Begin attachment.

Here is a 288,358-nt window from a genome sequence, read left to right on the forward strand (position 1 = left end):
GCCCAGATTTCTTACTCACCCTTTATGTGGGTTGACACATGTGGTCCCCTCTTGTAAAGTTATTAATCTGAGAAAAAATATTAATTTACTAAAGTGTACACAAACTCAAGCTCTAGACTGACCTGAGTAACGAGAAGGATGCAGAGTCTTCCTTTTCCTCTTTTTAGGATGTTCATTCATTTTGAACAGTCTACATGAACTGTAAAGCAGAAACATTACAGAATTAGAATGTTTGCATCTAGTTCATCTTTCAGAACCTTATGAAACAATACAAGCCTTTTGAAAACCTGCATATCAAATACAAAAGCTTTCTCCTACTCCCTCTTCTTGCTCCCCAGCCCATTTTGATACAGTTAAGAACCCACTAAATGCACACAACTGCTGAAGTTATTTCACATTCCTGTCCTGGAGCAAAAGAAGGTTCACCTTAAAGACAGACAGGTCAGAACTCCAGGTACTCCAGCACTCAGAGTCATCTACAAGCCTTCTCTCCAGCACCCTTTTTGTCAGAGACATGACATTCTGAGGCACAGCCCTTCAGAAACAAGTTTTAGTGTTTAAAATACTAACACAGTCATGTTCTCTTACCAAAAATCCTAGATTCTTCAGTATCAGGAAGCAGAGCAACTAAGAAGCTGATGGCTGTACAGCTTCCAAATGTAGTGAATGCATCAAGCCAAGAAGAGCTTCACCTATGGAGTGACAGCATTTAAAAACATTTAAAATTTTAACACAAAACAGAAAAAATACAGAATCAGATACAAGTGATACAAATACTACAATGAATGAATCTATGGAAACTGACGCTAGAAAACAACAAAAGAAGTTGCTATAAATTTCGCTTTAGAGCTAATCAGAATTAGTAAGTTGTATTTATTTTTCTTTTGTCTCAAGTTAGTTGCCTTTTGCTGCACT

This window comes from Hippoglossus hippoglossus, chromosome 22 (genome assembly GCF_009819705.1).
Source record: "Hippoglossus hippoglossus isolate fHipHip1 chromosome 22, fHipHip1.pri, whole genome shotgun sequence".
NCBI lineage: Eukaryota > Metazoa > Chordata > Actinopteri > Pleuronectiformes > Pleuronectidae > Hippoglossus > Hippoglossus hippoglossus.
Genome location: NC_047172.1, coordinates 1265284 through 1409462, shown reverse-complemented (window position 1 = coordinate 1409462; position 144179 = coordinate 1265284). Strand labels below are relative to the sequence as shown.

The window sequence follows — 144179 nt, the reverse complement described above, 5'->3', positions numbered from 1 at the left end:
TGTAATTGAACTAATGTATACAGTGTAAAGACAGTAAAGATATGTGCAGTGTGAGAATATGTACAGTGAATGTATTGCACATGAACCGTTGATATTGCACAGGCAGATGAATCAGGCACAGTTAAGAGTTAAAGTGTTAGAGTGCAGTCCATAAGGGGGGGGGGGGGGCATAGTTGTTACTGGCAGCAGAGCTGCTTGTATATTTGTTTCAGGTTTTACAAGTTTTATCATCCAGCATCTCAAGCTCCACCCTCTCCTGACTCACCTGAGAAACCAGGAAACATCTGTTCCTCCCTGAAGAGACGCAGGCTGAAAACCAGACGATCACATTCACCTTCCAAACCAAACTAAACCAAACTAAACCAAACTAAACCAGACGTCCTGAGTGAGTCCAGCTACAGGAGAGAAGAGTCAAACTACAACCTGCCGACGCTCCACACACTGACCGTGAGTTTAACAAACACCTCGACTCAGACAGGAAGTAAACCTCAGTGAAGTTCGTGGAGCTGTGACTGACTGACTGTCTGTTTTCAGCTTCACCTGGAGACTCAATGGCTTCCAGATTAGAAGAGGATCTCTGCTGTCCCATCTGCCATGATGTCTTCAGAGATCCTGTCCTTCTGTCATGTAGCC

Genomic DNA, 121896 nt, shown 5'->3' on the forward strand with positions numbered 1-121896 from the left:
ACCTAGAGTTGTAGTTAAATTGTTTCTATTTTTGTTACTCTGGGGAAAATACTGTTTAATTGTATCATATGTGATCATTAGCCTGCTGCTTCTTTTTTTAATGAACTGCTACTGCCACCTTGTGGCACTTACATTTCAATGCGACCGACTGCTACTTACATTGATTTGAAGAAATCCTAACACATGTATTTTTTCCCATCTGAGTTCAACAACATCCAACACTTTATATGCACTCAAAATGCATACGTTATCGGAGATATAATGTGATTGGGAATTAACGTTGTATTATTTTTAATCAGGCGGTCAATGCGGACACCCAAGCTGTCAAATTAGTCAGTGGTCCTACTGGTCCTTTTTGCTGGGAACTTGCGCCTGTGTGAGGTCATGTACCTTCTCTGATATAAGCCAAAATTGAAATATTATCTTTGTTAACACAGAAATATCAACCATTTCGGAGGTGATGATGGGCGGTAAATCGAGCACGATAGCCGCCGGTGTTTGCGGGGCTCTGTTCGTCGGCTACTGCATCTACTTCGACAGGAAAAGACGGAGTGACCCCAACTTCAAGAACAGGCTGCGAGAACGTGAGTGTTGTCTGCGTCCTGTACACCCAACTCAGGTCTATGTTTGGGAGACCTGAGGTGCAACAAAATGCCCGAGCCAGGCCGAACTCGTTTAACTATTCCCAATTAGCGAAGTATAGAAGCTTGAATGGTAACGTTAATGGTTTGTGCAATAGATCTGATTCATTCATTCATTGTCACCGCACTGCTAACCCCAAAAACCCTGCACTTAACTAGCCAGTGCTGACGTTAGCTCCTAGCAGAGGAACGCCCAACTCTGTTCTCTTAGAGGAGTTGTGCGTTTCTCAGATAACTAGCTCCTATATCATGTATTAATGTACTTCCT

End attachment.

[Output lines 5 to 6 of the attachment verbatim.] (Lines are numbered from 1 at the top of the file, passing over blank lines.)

NCBI lineage: Eukaryota > Metazoa > Chordata > Actinopteri > Pleuronectiformes > Pleuronectidae > Hippoglossus > Hippoglossus hippoglossus.
Genome location: NC_047172.1, coordinates 1265284 through 1409462, shown reverse-complemented (window position 1 = coordinate 1409462; position 144179 = coordinate 1265284). Strand labels below are relative to the sequence as shown.